CARLTON — Golf is as simple as the No. 3.
That’s how Hank Haney broke it down during his golf clinic Wednesday from his driving range at Black Bear Golf Course in Carlton.
The former swing coach of Tiger Woods and Mark O’Meara, to name a few, and star of the “Haney Project” on the Golf Channel was in town as part of an 18-year anniversary and Media Day for the course located behind the Black Bear Casino.
Haney broke down the golf swing so simply that it ruined me for the rest of the day and had Staples-Motley head boys and girls golf coach Glen Hasselberg wishing he had taped the presentation for his students.
Hasselberg, who is reaching 40 years of coaching, has tried to communicate the golf swing and course management to hundreds of students. He said he has heard numerous people try to explain the golf swing and they all say the same thing. He said the key is how they say it or how they present it and Haney aced his presentation.
Haney sprinkled in humor, no look swings and a dazzling display of shots on demand. He joked that the two things he hates to hear from people are “keep your head down” and “my swing is too fast.”
He went on to say that the golf ball isn’t moving anywhere and the place where you want to hit the golf ball isn’t moving anywhere so there is no need to keep your head down when hitting the ball. Then he proceeded to hit balls while looking at the crowd. He said if anything a player should keep their eye on the ball and follow it right off the clubface into the air. He said that promotes a proper and healthy follow through.
Concerning swinging the golf club too fast, he said you’re supposed to swing it fast. That’s how the ball goes anywhere. The faster the swing the farther the ball will go on good contact.
But good contact was the key. He said about 85 percent of people slice the ball and you can’t go from a slicer to a straight ball hitter. A slicer has go from being a slicer to a hooker to a straight ball. Make sense? While Haney described this, he hit a slice, then a hook, then a fade and then hit one straight as an arrow.
He went on by saying if someone swings the club back too high, the club is going to come down too steep and that causes a slice. Someone who swings the club back too flat is going to hit a hook. The key is to find the happy middle where the club rotates perfectly around the body and comes back toward the ball with a square clubface and a swoosh.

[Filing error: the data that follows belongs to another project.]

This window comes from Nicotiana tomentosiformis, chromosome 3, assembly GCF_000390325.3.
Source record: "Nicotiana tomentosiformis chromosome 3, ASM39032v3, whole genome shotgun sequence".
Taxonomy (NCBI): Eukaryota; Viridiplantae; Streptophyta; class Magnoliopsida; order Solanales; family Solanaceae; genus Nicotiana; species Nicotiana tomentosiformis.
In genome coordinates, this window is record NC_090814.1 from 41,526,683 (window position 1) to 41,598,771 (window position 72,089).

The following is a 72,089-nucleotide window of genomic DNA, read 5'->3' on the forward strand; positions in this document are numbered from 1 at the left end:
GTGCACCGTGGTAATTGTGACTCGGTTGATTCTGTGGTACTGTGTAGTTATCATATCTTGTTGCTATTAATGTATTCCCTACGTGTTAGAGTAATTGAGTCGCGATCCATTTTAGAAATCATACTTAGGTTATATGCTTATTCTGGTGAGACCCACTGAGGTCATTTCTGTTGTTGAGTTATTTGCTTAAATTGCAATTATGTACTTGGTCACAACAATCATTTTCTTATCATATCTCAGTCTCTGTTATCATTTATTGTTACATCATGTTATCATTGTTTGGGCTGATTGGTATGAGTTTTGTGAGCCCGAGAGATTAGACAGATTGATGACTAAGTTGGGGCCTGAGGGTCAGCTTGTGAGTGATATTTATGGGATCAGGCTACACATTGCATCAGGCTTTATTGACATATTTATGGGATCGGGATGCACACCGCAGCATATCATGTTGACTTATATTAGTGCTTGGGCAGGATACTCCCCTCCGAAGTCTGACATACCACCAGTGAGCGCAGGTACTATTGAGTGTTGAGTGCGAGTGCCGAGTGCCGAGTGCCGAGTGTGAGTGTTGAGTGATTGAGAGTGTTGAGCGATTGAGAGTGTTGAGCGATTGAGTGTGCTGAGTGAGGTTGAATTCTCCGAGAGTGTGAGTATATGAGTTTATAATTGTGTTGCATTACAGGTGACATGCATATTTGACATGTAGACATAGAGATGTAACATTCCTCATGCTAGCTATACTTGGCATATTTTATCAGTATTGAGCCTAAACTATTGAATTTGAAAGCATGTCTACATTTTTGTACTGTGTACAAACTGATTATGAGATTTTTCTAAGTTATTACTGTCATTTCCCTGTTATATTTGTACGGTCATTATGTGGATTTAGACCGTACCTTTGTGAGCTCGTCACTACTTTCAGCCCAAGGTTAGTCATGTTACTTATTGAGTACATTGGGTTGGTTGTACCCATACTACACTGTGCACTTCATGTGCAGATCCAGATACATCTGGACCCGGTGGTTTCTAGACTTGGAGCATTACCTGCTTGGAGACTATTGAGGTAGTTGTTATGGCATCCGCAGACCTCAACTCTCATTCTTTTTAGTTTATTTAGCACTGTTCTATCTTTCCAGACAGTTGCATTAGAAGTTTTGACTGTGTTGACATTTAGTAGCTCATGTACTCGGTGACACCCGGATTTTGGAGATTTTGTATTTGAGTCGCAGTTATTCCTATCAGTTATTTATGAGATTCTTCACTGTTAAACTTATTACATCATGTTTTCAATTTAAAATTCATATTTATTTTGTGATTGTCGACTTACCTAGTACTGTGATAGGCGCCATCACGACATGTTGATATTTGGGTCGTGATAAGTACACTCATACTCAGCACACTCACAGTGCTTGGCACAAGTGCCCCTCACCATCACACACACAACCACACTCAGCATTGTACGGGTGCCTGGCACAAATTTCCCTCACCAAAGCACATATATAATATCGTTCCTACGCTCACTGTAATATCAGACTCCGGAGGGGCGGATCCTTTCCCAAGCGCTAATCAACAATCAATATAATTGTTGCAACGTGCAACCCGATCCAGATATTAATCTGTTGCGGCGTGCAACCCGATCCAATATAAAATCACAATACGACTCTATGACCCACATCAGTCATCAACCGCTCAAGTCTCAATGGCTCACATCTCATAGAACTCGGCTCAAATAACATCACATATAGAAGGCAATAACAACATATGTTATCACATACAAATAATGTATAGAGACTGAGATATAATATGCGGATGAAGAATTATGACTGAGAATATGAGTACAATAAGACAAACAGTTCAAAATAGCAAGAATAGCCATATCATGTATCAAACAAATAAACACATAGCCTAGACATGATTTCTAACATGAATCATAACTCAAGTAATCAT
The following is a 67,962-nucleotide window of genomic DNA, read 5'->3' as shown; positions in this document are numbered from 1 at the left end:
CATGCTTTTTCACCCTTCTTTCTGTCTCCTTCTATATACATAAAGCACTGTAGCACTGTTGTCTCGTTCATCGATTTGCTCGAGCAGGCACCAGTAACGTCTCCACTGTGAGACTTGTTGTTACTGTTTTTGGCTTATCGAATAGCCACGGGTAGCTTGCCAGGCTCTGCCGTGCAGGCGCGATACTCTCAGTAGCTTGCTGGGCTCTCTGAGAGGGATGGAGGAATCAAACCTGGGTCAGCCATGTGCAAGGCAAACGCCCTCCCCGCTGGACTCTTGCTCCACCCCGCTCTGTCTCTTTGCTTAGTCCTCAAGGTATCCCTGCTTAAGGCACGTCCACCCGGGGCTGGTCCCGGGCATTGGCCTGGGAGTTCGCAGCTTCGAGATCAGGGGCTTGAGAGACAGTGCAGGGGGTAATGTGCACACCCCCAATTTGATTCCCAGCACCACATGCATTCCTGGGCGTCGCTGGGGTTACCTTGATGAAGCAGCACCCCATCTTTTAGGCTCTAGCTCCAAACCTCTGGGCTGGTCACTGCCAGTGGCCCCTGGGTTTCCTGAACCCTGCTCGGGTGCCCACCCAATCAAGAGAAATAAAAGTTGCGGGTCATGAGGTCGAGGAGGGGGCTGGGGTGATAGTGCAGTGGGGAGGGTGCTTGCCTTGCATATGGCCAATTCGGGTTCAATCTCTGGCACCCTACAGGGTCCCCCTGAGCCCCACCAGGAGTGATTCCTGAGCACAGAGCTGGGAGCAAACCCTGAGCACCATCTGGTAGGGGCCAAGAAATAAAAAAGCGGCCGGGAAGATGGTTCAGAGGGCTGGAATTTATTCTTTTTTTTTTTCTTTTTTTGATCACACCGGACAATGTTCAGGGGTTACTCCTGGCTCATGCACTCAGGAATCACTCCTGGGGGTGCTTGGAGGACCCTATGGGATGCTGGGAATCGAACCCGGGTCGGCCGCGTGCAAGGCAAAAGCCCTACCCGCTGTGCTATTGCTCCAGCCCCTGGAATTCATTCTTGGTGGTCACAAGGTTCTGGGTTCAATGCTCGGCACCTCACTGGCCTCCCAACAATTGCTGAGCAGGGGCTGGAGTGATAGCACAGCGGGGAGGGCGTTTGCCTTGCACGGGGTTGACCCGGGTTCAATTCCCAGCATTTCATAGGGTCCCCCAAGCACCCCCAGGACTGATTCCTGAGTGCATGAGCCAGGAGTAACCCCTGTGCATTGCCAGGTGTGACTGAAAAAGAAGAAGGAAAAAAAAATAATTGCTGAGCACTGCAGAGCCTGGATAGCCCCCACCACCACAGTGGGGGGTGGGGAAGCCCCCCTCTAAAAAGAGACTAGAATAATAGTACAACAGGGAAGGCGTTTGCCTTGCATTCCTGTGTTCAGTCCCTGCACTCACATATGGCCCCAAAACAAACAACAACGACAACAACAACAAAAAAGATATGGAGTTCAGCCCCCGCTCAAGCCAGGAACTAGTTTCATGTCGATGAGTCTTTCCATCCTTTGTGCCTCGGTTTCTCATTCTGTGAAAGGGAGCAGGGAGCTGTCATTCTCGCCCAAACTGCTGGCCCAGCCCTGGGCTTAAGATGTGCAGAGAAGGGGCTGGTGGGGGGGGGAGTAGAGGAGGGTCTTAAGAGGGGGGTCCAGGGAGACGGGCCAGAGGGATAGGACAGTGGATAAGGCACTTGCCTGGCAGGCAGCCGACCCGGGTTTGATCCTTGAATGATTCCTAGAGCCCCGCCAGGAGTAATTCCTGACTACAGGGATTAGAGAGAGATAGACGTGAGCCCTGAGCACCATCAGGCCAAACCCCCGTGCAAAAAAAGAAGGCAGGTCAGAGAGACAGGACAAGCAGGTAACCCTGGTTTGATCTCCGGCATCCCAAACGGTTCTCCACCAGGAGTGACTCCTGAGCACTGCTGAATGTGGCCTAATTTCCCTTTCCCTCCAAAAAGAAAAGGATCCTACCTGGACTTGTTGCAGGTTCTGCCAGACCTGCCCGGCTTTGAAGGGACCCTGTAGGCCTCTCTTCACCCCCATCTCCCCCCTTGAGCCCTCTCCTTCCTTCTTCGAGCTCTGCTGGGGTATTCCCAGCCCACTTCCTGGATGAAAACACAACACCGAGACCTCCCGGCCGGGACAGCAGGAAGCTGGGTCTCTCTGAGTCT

It all just seemed too simple for me.
In concluding his presentation, Haney said for better scores a golfer needs to eliminate three things. Yep, just three things.
No. 1: A player needs to eliminate penalty shots. Those includes lost balls in the woods and in the water. He went on to say that the winner of this weekend’s PGA Championship will have no more than one penalty shot if any.
No. 2: A player needs to eliminate what he calls the double chip. That means make sure you get the ball on the green as fast as you can. Get out of the sand trap with just one shot instead of two. Chip it on the green in just one chip, not two.
No. 3: A player needs to eliminate three putts. He said if an amateur is more than six feet away from the hole, then they should only worry about the speed of the putt.
I took all three things to heart as we went out on our round following the clinic. I shot the best score of my life with a six-under-par 66. It might have been a scramble and my shots may not have counted that often, but I didn’t take a penalty shot and I never double chipped. Hasselberg did three putt once, though.
The day’s best moment came on the par 5 18th. Hasselberg was lining up his second shot around some boulders. His ball flight didn’t take the shape he had pictured in his head as the ball a skipped dribbled along the grass 100 yards down the fairway.
It was one of Hasselberg’s worst shots of the day, but it was the only shot Haney saw from our group. Needless to say he didn’t stop and offer us any advice.
But Haney’s main piece of advice and one I’ll leave my readers with is this, “Whenever possible — putt.”
jeremy millsop, sports writer, may be reached at firstname.lastname@example.org or at 855-5856.